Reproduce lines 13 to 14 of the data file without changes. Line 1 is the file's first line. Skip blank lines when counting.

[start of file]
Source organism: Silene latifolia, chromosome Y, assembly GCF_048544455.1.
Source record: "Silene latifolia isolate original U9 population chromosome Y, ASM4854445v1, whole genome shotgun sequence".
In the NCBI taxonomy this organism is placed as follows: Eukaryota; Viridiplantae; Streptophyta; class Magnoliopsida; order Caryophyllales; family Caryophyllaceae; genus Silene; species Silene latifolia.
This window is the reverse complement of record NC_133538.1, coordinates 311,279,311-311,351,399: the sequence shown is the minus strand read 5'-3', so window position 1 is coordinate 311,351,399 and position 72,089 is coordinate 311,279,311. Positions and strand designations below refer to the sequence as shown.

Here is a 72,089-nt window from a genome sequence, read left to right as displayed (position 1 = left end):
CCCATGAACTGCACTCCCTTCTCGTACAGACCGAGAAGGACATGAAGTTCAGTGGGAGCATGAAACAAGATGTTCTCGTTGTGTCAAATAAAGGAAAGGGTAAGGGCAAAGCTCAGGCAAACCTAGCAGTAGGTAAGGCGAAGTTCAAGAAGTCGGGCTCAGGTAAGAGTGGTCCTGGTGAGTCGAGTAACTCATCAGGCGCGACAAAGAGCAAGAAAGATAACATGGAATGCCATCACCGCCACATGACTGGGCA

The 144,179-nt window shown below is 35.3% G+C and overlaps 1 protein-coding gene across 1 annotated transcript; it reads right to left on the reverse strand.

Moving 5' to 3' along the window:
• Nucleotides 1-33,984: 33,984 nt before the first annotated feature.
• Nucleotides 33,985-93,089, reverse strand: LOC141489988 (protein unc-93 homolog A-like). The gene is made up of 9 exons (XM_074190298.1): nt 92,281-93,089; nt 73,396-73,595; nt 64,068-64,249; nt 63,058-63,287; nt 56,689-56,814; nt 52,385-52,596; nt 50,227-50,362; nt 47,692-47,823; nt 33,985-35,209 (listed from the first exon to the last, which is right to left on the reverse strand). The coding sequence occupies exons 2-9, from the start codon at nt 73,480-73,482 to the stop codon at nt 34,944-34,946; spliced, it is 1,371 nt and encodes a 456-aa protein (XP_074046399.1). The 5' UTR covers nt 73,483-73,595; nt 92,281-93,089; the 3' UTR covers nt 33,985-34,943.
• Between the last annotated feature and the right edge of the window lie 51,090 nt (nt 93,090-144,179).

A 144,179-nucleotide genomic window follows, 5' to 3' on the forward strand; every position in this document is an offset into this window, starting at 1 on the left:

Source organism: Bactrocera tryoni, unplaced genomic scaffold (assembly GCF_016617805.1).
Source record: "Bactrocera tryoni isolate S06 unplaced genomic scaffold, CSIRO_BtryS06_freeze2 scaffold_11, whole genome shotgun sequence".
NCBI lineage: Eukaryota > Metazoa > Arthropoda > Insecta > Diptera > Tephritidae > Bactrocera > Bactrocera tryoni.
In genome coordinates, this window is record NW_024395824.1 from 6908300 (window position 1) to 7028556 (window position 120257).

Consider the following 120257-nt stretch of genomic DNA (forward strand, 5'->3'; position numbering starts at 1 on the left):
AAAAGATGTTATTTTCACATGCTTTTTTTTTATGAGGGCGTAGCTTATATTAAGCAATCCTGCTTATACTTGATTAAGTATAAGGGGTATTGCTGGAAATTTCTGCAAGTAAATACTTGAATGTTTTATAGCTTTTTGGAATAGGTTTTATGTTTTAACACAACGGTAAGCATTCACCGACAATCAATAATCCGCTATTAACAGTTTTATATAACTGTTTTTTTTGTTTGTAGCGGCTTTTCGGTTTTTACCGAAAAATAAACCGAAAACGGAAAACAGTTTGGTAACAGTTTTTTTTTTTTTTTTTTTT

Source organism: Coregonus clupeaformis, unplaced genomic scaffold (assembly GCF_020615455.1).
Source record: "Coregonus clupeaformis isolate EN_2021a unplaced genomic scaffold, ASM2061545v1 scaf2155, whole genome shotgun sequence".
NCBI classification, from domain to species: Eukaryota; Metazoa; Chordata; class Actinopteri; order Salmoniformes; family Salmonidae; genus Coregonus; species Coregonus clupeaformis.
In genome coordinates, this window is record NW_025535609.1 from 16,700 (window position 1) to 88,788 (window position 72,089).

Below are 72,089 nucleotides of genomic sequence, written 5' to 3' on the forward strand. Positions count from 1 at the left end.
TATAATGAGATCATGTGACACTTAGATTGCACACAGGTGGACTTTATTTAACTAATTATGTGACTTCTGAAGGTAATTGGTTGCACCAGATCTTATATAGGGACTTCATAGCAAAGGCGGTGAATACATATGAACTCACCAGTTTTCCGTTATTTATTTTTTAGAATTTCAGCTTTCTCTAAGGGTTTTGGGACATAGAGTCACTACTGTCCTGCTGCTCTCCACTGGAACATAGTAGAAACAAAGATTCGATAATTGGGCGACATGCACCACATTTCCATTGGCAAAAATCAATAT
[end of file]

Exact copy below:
Source organism: Bactrocera tryoni, unplaced genomic scaffold (assembly GCF_016617805.1).
Source record: "Bactrocera tryoni isolate S06 unplaced genomic scaffold, CSIRO_BtryS06_freeze2 scaffold_11, whole genome shotgun sequence".